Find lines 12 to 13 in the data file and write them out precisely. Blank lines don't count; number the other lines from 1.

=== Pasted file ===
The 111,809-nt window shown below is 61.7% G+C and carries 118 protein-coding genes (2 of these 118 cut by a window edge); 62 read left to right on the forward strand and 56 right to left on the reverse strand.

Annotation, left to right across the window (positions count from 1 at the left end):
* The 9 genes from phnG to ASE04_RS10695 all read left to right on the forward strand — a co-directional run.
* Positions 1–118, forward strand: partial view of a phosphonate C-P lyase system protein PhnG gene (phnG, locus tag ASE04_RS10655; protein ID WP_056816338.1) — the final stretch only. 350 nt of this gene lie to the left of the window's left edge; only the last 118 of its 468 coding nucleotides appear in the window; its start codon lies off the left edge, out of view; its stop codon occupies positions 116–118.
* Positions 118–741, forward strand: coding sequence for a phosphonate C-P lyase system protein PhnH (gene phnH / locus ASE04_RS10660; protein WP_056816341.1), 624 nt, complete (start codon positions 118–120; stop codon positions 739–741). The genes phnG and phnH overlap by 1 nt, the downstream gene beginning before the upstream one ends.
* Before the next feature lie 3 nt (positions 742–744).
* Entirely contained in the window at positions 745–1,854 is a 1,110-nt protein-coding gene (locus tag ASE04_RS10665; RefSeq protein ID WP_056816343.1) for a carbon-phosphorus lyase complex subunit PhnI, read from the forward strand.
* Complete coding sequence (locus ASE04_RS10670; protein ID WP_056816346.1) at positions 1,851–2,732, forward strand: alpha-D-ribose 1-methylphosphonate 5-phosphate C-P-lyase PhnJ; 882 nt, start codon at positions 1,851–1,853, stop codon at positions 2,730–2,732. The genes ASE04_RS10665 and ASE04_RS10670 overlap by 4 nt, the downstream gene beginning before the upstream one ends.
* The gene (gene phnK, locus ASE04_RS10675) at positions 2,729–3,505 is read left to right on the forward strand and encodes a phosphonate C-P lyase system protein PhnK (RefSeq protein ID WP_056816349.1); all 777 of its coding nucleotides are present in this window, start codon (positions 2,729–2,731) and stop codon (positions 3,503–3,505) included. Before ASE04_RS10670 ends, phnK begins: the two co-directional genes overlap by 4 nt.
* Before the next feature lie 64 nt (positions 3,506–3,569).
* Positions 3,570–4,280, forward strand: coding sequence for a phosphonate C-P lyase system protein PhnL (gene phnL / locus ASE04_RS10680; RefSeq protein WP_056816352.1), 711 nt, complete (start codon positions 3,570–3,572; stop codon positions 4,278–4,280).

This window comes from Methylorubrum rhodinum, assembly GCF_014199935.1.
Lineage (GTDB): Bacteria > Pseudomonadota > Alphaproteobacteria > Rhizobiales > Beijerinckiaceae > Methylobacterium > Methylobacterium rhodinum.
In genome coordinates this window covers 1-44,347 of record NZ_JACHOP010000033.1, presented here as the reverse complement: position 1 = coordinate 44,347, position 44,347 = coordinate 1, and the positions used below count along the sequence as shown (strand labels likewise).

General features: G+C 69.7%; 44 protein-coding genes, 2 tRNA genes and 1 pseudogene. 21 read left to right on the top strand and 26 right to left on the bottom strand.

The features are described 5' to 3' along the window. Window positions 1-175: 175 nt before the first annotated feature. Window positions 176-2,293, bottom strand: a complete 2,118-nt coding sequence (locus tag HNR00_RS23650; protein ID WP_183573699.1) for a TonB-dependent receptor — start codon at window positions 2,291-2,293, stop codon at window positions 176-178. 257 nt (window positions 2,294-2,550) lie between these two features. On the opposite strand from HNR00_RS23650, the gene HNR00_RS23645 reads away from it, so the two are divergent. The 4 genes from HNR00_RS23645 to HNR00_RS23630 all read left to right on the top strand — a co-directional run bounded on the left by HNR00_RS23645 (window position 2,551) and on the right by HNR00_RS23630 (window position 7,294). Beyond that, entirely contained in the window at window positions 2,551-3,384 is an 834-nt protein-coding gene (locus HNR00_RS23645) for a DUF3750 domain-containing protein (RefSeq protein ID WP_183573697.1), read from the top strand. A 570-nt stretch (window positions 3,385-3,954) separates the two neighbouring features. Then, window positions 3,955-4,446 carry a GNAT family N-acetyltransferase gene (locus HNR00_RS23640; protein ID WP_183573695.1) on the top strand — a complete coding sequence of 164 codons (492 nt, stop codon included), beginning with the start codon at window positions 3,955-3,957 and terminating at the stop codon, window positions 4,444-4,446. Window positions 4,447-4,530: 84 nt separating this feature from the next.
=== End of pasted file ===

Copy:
This window comes from Methylorubrum rhodinum, assembly GCF_014199935.1.
Lineage (GTDB): Bacteria > Pseudomonadota > Alphaproteobacteria > Rhizobiales > Beijerinckiaceae > Methylobacterium > Methylobacterium rhodinum.